On 23 May 2014, the Sentencing Council published a consultation response on sentencing guidelines for individuals convicted of fraud, bribery and money laundering offences.

The Definitive Guideline published alongside the response will take effect from 1 October 2014 and consolidates the guidelines for corporate offenders and individuals.

Corporate offenders

In June 2013, the Sentencing Council launched a consultation on draft sentencing guidelines for corporates and individuals convicted of fraud, bribery and money laundering offences.

Publication of the guideline for corporate offenders was expedited so that it would be in place to provide a point of reference when Deferred Prosecution Agreements ("DPAs") were introduced.

Our analysis of that guideline, which was published on 31 January 2014 and has now been incorporated unchanged into the Definitive Guideline, is available here.


The new guidelines for individual offenders seek to recognise that the impact on victims can go beyond mere financial loss, leaving some victims badly affected both emotionally and psychologically.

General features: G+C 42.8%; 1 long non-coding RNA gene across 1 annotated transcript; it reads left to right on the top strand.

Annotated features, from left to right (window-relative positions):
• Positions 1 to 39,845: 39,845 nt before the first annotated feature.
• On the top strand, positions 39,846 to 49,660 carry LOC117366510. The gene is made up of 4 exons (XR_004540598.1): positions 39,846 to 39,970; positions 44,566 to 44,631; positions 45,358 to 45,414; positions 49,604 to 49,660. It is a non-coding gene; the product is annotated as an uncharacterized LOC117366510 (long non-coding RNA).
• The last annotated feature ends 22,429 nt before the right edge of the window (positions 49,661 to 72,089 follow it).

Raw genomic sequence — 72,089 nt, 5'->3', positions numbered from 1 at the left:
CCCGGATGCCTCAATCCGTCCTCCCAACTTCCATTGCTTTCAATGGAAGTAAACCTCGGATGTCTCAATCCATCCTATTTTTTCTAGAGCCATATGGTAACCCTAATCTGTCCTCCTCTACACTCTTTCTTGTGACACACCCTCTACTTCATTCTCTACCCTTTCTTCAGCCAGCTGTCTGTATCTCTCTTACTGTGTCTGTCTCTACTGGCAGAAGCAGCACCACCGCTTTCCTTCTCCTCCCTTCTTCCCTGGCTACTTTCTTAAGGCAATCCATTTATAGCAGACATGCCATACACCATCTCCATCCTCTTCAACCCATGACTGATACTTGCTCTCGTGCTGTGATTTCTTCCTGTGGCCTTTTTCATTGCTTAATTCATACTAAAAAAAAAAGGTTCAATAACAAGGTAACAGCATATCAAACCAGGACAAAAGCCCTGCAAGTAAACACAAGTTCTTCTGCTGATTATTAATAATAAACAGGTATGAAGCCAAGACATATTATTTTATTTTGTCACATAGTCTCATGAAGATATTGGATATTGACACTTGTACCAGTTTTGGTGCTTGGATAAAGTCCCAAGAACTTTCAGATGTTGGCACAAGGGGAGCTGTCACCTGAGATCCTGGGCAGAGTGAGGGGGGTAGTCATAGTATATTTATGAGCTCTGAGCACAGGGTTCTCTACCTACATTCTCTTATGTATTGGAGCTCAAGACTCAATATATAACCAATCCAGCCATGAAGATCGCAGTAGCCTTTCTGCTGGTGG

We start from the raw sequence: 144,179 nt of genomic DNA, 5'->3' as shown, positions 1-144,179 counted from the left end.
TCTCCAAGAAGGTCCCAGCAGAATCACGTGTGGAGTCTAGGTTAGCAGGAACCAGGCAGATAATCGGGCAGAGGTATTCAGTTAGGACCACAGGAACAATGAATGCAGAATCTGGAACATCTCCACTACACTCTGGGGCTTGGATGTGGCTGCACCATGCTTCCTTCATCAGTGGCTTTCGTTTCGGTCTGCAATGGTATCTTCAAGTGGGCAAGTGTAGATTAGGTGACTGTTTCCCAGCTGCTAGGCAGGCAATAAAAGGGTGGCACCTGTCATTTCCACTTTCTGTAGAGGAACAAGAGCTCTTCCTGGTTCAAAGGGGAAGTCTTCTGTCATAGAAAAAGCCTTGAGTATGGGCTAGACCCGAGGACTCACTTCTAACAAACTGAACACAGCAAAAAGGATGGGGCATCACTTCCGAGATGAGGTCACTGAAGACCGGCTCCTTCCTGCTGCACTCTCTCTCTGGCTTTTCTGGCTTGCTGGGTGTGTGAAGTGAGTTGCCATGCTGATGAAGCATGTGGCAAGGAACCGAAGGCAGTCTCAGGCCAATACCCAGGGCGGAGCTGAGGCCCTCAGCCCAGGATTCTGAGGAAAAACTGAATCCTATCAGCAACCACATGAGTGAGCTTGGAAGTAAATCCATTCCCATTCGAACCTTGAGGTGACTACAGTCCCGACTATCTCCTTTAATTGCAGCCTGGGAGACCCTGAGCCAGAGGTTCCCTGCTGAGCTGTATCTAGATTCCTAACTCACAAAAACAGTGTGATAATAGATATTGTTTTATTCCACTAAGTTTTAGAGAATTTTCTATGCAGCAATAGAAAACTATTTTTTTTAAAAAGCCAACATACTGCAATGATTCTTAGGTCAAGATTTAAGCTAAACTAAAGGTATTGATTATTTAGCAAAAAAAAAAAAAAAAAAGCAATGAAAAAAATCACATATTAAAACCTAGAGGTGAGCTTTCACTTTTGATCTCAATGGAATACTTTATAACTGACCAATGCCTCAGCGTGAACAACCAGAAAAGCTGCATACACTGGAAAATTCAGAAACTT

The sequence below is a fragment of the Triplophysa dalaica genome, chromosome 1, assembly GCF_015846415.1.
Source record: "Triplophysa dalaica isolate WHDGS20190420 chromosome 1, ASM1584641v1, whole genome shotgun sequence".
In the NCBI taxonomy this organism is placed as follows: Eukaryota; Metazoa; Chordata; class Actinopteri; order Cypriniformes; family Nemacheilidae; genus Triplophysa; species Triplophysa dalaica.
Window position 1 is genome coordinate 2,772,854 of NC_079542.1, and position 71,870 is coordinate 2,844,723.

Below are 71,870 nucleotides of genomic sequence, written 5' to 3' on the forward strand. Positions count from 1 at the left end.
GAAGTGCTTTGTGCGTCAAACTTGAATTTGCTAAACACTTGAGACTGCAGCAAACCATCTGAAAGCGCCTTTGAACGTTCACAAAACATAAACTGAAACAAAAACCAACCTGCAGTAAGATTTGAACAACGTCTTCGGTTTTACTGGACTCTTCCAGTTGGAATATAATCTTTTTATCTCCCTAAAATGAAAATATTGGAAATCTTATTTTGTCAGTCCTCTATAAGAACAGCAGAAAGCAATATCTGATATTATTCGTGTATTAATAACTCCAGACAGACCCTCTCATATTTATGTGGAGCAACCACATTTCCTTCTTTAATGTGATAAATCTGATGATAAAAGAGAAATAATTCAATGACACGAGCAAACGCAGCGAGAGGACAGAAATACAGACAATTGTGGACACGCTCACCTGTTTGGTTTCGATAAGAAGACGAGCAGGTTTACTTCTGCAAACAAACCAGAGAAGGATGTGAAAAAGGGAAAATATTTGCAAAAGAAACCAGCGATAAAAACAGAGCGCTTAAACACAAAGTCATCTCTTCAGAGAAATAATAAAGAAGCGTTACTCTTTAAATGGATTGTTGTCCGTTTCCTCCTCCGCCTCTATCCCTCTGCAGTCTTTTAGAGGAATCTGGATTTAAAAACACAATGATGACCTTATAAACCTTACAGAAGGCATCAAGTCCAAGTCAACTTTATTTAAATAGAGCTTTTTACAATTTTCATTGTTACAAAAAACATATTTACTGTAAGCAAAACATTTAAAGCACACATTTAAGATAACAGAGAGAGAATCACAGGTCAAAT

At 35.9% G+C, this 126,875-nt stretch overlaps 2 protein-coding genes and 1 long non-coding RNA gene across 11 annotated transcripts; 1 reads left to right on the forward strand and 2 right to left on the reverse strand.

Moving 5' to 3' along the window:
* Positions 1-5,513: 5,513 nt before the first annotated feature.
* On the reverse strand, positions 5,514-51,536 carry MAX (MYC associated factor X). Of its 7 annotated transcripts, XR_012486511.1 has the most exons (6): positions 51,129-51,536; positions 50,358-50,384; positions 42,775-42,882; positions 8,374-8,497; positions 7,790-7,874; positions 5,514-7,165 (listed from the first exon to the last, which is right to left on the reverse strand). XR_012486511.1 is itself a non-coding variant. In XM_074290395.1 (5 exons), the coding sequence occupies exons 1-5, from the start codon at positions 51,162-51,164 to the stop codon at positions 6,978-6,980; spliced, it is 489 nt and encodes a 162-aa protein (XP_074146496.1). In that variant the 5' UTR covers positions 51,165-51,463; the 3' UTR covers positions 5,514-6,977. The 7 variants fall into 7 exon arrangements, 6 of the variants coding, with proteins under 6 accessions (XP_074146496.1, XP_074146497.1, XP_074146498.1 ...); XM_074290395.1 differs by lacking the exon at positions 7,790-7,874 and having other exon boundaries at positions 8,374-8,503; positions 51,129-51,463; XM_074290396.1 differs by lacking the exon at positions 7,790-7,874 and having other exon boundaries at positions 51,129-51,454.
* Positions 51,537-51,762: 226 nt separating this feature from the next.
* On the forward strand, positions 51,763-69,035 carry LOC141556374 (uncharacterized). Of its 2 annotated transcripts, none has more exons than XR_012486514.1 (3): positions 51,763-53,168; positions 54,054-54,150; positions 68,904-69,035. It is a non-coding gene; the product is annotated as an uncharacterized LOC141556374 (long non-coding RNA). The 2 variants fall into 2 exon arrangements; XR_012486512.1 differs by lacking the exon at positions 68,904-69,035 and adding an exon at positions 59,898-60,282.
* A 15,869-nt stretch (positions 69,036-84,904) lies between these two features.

The Sentencing Council has broadened the description of "harm" to take into account the varied effects suffered by victims, including physical harm from "cash for crash" scams, distress and inconvenience suffered as a result of identity fraud, and increased premiums for policyholders as a result of insurance scams.

Under previous guidelines, harm to victims was to be regarded as an aggravating factor. Now it is to be treated as a primary consideration, which is expected to result in tougher sentences.

Further reading

The Fraud, Bribery and Money Laundering Offences Definitive Guideline is available here.